de Koninck, Charles
Charles de Koninck, philosopher (b at Thourout, Belgium 29 July 1906; d at Rome, Italy 13 Feb 1965). A graduate of Louvain U, when he arrived at Québec's Université de Laval, Thomism was the established doctrine of philosophy in Québec. Director of Laval's philosophy faculty 1939-56, he determined the course of philosophy there and in much of French Canada through his numerous publications and his connections with the Roman Catholic Church.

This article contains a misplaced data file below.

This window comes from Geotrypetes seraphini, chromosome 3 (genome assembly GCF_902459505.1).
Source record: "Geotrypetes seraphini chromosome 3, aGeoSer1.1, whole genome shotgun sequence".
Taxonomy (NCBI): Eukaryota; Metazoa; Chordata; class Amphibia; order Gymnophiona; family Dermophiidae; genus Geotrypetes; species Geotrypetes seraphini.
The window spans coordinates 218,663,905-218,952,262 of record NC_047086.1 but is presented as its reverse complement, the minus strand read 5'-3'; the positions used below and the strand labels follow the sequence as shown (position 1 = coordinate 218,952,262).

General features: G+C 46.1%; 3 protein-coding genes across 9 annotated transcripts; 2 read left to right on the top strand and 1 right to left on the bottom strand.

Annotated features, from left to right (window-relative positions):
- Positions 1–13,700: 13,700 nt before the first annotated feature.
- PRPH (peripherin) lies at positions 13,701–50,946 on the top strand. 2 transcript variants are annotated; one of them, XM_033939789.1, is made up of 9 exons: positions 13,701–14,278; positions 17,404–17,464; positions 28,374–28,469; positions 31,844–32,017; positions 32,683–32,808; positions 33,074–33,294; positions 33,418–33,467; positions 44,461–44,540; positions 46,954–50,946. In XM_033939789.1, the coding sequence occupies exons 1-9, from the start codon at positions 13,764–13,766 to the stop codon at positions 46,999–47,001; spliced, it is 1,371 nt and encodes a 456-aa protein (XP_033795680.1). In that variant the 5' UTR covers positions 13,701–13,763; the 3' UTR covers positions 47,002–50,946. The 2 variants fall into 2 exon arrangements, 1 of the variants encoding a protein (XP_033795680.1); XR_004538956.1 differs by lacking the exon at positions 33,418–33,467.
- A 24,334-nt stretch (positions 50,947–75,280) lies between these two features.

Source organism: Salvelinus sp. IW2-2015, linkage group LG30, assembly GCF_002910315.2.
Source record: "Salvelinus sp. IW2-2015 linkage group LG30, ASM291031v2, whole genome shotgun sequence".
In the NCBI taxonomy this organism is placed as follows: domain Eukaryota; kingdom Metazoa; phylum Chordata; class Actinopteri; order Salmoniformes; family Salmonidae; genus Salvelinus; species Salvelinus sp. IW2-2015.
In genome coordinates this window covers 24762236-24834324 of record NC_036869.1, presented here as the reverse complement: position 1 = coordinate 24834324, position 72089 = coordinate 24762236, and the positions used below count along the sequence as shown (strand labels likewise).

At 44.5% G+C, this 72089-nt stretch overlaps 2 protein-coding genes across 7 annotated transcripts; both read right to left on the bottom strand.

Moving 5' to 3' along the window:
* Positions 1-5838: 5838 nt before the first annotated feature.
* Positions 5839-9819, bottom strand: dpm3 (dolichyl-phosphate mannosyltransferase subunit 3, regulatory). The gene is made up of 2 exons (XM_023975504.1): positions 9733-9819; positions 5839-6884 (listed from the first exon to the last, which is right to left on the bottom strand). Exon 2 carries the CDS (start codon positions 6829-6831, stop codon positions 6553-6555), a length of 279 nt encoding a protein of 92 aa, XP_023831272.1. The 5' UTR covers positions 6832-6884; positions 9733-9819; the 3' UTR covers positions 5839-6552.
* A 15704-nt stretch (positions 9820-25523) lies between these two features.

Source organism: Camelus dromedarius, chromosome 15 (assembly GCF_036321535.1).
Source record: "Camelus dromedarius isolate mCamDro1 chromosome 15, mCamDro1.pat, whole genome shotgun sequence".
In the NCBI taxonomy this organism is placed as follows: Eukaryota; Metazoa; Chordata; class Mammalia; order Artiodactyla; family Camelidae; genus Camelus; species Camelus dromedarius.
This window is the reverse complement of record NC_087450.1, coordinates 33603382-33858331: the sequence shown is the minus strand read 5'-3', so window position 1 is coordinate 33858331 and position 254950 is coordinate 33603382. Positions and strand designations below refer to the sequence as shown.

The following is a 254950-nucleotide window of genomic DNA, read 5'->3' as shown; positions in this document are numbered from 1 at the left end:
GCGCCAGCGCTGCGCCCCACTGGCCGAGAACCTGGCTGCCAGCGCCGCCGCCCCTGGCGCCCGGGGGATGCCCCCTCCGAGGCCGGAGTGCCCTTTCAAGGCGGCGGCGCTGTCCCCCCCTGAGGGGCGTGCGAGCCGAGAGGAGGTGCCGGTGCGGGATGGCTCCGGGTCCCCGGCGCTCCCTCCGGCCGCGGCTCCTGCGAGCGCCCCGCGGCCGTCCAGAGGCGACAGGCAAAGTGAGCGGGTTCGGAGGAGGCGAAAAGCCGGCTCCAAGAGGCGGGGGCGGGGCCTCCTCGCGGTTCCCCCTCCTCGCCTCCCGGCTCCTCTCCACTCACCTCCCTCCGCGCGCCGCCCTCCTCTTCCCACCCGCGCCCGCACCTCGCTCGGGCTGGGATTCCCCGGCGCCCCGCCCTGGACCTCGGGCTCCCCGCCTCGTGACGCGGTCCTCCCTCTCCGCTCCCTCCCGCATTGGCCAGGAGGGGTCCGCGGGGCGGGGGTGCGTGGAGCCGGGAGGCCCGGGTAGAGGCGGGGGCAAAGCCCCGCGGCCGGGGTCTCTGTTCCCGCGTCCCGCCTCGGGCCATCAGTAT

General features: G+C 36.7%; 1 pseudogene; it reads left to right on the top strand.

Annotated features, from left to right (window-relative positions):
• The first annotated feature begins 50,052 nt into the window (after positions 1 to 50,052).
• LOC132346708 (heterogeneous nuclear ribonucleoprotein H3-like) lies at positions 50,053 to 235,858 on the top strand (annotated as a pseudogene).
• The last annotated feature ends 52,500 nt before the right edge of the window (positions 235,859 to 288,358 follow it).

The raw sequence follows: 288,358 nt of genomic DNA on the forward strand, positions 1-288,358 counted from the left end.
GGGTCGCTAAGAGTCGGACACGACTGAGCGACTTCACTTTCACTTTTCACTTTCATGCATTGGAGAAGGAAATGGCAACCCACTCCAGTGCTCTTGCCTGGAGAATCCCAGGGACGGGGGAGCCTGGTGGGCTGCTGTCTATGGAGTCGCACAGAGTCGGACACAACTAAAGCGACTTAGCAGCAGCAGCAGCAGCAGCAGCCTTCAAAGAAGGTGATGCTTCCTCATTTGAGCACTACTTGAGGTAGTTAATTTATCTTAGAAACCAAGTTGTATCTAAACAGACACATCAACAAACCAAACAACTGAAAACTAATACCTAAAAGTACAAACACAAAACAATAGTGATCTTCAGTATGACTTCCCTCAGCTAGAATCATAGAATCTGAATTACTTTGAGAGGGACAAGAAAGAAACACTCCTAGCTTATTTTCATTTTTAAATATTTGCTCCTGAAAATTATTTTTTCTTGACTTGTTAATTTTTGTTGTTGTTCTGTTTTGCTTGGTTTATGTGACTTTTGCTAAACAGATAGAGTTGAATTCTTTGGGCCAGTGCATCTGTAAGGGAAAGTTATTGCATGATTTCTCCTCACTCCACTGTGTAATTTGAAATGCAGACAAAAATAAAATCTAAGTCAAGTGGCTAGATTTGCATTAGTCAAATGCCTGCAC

de Koninck's work, more than 150 papers and books, was devoted mainly to the philosophy of science. He published also in the philosophy of religion and metaphysics. Because of his willingness to write in both English and French, he became well known in English Canada and in the US, where he lectured frequently. His popular book The Hollow Universe (1960), published after a series of lectures at McMaster in Hamilton, attempted to reconcile philosophy, science and religion. De Koninck argued that divorced from concrete experience the scientific world was an empty shell. A controversial philosopher, he was influential for many years.